"Man was born free,and everywhere he is in chains." -Jean-Jacques Rousseau Laswell's Model suggests that communication serves three major purposes. First it must survey the environment and alert the community to change. Second it must interpret the data so the community can respond. Finally communication serves as our history; it transfers down through time our values and ideals. To complete it's mission, modern media must get and evaluate the information and provide the general people with a clear, full, and unbiased view of the changes in the world, upon which citizens can act. Unfortunately, all too often current-day media fall short.
Edward Herman and Noam Chomsky have defined the reasons that media fall short in their mission to inform. The model they created has four major filters: (1) the size, concentrated ownership, owner wealth, and profit orientation of the dominant mass-media firms; (2) advertising as the primary income source of the mass media; (3) the reliance of the media on information provided by government, business, and "experts" funded and approved by these primary sources and agents of power; and (4) "Flak" as a means of disciplining the media.1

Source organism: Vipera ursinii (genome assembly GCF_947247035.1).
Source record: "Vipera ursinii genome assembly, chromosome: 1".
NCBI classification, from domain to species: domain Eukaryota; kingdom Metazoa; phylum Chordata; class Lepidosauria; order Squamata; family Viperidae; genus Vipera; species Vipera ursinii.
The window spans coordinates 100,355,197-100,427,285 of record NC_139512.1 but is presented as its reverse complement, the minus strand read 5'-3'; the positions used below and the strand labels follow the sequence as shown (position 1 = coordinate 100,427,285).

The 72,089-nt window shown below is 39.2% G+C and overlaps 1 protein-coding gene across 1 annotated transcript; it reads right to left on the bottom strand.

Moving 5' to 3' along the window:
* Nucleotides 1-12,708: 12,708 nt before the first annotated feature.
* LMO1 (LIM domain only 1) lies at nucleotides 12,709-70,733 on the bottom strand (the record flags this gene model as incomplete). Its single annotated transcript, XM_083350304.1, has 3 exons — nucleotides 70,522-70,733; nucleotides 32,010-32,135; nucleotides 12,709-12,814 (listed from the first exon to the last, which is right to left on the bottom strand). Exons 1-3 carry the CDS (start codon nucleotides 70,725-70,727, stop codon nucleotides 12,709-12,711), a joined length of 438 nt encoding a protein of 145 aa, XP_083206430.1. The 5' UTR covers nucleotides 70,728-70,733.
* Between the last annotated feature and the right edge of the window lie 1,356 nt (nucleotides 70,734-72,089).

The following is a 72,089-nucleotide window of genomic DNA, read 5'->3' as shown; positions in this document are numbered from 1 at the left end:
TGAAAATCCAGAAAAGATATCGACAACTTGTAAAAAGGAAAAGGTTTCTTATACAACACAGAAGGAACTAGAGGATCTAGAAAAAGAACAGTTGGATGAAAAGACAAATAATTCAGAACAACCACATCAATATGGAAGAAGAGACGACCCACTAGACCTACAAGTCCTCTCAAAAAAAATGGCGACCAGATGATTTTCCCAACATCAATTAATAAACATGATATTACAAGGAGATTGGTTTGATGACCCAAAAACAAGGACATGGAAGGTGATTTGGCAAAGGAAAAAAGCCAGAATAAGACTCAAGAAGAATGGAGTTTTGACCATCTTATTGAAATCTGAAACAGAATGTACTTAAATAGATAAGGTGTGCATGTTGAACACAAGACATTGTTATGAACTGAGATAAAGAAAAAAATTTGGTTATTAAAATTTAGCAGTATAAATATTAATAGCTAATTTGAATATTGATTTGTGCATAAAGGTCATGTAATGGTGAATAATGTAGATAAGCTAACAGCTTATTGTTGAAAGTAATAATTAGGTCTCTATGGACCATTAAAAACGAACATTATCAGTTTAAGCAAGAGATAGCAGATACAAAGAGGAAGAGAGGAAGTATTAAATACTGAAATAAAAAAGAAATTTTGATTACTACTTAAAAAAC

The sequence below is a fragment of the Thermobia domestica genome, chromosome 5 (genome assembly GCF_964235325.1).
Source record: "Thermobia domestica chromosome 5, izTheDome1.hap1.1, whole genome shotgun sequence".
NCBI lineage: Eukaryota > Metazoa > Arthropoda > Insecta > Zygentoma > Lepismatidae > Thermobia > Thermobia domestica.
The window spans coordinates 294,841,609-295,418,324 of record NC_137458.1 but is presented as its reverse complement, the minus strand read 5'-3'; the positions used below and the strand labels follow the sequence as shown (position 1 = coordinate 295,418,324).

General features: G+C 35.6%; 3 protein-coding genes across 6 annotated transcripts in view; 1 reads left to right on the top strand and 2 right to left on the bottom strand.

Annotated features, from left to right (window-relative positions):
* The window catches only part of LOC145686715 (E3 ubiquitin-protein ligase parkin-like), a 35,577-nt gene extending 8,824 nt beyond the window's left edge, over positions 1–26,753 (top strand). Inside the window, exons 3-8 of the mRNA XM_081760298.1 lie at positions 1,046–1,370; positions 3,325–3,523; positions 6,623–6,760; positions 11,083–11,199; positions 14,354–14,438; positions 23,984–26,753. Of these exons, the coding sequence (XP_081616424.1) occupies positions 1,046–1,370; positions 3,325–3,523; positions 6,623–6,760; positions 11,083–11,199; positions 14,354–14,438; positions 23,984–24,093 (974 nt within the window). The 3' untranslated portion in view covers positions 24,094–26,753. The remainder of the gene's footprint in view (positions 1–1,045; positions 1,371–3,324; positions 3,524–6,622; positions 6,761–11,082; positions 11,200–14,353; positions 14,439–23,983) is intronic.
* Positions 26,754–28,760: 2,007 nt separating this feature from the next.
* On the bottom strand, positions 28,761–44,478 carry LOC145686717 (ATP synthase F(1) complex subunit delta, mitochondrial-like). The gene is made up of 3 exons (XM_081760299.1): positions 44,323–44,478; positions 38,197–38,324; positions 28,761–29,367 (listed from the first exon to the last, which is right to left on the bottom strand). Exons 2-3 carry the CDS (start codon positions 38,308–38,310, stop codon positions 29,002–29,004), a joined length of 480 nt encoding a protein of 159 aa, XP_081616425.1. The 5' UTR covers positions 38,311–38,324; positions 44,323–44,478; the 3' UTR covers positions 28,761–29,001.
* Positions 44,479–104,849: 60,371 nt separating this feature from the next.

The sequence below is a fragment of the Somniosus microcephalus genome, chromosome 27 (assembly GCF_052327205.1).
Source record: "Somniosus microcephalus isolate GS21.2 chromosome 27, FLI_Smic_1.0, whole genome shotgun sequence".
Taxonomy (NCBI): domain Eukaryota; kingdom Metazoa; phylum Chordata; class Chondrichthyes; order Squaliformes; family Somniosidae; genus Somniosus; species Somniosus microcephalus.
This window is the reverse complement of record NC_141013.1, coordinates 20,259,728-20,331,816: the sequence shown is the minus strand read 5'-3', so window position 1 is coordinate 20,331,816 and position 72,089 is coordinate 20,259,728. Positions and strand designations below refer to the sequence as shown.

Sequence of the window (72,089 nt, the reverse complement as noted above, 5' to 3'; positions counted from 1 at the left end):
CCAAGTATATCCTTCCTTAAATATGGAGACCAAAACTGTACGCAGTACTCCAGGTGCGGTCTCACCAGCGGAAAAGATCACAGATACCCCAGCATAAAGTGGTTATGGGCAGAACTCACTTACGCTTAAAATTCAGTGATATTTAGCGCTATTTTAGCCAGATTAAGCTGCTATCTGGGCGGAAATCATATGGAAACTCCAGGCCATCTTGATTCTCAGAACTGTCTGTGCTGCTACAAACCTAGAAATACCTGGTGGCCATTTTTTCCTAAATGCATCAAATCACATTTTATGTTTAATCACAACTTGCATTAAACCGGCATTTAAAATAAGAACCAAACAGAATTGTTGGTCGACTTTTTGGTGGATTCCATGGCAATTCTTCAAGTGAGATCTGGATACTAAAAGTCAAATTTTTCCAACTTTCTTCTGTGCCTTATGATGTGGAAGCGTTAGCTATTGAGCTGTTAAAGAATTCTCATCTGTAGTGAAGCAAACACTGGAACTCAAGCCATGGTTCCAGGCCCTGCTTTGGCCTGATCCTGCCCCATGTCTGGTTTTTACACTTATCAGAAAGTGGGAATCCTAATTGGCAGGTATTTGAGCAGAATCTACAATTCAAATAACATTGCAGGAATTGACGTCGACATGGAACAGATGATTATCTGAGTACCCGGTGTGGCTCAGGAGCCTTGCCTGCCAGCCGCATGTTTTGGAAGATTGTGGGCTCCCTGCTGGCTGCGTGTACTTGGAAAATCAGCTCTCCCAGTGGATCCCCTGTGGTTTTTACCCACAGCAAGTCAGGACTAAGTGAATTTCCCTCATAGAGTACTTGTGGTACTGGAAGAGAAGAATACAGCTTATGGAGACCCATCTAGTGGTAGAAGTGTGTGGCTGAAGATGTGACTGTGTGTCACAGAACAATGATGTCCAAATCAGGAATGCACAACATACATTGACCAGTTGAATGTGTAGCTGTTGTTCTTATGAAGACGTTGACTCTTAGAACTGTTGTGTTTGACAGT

Each of these filters takes a bit of the true reality out of the information and eventually leads to a misinformed public.
A recent incident at The San Francisco Examiner illustrated filter two. Nike and the Examiner were co-sponsoring the Bay to Breakers race. At the same time Stephanie Salter, a columnist at the paper, wrote an article about Nike's inhumane practices in Asian. The story was not published because the paper didn't want to upset Nike so close to the race. It's clear that the money Nike has effects the news reported about the company.
Media has turned from informing to entertaining. Entertaining sells and media has become profit oriented. This...